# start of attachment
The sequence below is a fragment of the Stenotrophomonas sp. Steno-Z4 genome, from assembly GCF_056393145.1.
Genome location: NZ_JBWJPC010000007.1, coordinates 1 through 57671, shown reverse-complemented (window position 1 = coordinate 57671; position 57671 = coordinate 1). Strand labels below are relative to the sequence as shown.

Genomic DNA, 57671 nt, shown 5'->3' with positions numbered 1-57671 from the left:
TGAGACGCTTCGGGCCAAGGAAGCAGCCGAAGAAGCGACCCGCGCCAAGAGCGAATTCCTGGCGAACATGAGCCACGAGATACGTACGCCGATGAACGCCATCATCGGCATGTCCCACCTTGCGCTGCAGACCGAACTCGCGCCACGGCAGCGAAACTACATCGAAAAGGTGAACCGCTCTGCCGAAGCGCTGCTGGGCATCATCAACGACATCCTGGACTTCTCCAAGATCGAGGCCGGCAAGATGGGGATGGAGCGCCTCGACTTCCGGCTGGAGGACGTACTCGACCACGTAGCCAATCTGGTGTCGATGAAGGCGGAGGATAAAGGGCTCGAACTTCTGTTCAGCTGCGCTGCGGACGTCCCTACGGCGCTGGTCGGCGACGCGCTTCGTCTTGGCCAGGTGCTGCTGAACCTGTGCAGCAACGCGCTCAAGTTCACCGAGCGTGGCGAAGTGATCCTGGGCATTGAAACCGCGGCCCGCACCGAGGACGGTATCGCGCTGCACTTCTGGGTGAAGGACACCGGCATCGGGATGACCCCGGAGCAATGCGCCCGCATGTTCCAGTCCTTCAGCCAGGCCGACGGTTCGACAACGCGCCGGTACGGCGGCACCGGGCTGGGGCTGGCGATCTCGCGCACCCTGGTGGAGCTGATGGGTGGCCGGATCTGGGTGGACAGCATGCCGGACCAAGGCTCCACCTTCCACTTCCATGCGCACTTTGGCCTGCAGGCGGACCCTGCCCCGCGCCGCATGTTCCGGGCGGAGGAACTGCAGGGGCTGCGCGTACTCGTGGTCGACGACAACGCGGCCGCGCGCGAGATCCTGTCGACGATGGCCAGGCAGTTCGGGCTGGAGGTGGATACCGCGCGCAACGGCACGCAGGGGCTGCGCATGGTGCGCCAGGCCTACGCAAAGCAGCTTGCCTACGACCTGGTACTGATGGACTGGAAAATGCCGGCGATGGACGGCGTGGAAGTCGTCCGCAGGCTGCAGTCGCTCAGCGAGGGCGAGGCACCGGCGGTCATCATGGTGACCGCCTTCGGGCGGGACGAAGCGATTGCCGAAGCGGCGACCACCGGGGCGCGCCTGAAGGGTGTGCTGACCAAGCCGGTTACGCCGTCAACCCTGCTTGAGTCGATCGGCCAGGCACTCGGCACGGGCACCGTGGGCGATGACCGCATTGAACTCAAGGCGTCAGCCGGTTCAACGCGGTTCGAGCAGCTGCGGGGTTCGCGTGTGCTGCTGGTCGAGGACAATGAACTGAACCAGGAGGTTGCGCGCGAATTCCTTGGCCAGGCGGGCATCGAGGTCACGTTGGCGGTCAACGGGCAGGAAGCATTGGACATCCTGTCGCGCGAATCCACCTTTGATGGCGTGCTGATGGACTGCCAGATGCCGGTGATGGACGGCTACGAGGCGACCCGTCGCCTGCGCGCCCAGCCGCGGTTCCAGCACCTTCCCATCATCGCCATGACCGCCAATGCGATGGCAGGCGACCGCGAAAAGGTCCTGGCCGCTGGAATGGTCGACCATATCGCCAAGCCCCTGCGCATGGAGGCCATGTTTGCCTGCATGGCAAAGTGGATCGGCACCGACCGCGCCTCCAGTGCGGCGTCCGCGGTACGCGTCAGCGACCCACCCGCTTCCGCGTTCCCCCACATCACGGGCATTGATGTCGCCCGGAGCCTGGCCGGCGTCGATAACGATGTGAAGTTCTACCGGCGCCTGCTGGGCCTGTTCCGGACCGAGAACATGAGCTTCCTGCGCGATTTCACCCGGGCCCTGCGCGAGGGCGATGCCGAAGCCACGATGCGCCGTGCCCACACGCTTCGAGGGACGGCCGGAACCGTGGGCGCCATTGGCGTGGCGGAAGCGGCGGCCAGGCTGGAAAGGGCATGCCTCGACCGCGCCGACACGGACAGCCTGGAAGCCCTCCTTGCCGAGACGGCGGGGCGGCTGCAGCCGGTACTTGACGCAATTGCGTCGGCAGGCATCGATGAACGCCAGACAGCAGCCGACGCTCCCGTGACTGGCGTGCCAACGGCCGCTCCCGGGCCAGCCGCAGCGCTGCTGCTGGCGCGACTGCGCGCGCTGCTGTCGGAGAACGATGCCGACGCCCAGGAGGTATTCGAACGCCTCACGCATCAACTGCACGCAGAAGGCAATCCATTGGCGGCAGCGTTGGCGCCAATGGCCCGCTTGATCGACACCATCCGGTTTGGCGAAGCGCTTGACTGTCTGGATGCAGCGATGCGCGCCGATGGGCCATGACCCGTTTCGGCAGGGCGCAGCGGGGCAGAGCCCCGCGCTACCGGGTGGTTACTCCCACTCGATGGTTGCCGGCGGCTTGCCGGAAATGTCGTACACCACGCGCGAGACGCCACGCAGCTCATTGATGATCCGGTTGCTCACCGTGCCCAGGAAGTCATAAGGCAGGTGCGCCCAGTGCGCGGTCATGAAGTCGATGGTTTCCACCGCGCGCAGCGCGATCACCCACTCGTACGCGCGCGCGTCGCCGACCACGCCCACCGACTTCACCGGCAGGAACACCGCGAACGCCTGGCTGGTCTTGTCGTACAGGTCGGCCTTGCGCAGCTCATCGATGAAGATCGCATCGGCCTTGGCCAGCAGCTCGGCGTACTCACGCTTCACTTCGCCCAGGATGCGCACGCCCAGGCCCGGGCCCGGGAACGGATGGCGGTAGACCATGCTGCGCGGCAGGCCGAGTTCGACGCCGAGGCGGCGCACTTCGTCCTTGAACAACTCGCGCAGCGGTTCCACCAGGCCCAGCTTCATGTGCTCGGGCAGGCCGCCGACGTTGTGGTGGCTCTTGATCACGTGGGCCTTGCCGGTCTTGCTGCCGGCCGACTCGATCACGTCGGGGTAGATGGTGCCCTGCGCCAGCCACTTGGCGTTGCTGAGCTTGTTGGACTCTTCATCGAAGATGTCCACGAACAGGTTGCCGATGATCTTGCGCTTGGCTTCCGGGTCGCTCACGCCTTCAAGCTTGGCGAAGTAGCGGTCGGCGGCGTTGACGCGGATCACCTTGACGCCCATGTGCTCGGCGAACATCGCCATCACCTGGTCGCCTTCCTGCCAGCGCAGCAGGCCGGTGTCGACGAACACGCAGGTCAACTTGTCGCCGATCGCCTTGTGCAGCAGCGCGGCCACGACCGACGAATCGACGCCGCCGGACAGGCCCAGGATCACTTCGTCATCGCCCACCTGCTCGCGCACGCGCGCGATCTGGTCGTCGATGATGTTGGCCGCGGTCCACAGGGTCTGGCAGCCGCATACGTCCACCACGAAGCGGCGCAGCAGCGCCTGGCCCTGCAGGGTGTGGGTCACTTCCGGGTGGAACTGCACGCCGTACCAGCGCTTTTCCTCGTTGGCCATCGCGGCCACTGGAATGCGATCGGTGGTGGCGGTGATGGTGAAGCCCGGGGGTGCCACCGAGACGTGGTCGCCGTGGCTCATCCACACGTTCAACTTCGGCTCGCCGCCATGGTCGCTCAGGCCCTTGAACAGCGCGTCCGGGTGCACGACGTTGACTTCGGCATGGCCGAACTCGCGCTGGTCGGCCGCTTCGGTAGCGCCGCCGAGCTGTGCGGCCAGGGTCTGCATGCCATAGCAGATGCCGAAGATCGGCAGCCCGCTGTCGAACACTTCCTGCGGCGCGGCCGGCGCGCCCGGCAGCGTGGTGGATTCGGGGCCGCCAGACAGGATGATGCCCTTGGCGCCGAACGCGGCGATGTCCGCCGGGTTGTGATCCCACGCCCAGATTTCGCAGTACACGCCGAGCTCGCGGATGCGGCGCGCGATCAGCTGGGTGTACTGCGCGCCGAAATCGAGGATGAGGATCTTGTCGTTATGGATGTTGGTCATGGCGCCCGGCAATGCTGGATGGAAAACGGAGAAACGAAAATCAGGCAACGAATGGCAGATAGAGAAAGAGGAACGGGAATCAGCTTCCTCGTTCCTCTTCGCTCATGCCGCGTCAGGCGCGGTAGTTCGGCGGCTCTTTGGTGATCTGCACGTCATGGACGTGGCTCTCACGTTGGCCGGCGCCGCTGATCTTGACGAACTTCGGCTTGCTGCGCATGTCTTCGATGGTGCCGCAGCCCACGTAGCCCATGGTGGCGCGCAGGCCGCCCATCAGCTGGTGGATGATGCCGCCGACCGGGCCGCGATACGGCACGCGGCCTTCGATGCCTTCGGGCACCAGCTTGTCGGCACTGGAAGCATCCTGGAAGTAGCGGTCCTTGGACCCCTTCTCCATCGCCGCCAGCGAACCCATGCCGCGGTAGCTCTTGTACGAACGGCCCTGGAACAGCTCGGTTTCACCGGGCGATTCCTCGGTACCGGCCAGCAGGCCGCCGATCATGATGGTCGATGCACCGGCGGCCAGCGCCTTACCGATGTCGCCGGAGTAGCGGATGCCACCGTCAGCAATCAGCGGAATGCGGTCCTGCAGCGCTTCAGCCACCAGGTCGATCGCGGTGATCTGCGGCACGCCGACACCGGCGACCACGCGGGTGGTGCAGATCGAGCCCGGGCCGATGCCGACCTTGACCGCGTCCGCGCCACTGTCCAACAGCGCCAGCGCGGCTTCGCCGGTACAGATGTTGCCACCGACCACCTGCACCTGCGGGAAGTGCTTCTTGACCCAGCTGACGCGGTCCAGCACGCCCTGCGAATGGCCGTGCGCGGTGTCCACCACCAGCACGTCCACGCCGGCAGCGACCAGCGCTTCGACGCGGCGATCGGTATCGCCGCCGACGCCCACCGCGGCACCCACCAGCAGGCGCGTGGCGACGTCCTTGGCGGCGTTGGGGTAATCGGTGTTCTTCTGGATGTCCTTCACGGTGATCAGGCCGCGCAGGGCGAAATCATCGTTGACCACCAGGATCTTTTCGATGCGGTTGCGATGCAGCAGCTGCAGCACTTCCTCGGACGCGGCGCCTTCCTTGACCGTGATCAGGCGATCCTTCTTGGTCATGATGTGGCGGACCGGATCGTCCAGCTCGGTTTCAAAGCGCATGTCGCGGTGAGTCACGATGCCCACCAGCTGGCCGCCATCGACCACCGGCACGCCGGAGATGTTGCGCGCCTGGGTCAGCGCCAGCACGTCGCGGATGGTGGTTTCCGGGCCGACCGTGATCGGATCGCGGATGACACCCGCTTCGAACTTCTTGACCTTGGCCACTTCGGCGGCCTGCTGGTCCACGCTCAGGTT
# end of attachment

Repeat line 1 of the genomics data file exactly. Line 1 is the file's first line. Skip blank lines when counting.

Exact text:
The sequence below is a fragment of the Stenotrophomonas sp. Steno-Z4 genome, from assembly GCF_056393145.1.